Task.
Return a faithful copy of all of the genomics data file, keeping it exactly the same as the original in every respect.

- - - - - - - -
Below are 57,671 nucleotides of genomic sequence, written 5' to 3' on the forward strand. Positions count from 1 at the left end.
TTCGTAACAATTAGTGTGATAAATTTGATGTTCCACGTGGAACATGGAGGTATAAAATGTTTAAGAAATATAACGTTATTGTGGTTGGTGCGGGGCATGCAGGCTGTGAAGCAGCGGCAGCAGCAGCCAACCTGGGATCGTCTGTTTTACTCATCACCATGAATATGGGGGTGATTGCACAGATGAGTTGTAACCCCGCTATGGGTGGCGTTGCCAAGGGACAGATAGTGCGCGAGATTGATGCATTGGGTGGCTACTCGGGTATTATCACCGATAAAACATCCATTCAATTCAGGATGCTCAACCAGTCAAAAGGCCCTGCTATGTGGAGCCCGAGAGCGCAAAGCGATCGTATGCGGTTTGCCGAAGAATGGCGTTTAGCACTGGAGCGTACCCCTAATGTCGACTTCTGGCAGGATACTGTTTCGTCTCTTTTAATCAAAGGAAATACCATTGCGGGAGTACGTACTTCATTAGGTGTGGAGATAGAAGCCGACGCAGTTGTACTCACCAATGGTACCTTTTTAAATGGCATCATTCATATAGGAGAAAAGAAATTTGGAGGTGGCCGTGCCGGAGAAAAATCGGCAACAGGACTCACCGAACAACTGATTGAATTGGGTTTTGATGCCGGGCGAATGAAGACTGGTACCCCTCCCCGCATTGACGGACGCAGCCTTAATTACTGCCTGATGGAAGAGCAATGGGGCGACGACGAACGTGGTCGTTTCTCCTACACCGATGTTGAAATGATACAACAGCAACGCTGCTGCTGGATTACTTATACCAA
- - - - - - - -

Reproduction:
Below are 57,671 nucleotides of genomic sequence, written 5' to 3' on the forward strand. Positions count from 1 at the left end.
TTCGTAACAATTAGTGTGATAAATTTGATGTTCCACGTGGAACATGGAGGTATAAAATGTTTAAGAAATATAACGTTATTGTGGTTGGTGCGGGGCATGCAGGCTGTGAAGCAGCGGCAGCAGCAGCCAACCTGGGATCGTCTGTTTTACTCATCACCATGAATATGGGGGTGATTGCACAGATGAGTTGTAACCCCGCTATGGGTGGCGTTGCCAAGGGACAGATAGTGCGCGAGATTGATGCATTGGGTGGCTACTCGGGTATTATCACCGATAAAACATCCATTCAATTCAGGATGCTCAACCAGTCAAAAGGCCCTGCTATGTGGAGCCCGAGAGCGCAAAGCGATCGTATGCGGTTTGCCGAAGAATGGCGTTTAGCACTGGAGCGTACCCCTAATGTCGACTTCTGGCAGGATACTGTTTCGTCTCTTTTAATCAAAGGAAATACCATTGCGGGAGTACGTACTTCATTAGGTGTGGAGATAGAAGCCGACGCAGTTGTACTCACCAATGGTACCTTTTTAAATGGCATCATTCATATAGGAGAAAAGAAATTTGGAGGTGGCCGTGCCGGAGAAAAATCGGCAACAGGACTCACCGAACAACTGATTGAATTGGGTTTTGATGCCGGGCGAATGAAGACTGGTACCCCTCCCCGCATTGACGGACGCAGCCTTAATTACTGCCTGATGGAAGAGCAATGGGGCGACGACGAACGTGGTCGTTTCTCCTACACCGATGTTGAAATGATACAACAGCAACGCTGCTGCTGGATTACTTATACCAA